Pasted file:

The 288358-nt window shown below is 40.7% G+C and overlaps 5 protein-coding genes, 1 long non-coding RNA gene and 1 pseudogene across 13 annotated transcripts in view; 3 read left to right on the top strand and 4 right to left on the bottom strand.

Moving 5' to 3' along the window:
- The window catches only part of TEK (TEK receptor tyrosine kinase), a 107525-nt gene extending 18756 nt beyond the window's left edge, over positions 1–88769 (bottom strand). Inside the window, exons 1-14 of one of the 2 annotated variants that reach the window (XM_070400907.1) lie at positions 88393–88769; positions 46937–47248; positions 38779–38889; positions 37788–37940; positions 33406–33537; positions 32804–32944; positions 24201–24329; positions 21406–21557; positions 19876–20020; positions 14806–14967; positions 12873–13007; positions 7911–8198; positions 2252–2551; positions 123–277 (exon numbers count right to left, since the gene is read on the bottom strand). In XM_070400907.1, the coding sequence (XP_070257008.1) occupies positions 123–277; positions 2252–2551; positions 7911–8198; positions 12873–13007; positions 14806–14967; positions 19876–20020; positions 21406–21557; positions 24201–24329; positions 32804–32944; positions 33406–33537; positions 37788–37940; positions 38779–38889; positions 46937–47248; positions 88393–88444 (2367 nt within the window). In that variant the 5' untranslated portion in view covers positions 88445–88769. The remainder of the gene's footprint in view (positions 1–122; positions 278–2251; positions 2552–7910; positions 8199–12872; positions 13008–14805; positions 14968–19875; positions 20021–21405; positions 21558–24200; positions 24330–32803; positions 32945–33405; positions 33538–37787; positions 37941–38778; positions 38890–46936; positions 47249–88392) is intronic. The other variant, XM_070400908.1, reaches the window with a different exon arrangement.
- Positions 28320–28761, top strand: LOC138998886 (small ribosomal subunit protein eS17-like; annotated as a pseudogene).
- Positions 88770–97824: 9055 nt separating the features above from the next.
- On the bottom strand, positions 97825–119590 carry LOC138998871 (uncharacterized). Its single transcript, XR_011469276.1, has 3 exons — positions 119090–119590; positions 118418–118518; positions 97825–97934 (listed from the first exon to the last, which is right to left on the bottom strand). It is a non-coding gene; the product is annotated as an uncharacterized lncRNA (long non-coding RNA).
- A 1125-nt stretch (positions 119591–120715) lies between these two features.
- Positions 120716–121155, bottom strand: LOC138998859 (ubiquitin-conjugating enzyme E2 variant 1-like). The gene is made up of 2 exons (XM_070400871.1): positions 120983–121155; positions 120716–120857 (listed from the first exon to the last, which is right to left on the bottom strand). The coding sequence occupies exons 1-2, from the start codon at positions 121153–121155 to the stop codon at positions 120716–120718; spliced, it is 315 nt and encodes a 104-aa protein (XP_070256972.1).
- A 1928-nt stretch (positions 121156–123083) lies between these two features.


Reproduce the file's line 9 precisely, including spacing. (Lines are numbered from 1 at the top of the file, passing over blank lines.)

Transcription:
- A 1928-nt stretch (positions 121156–123083) lies between these two features.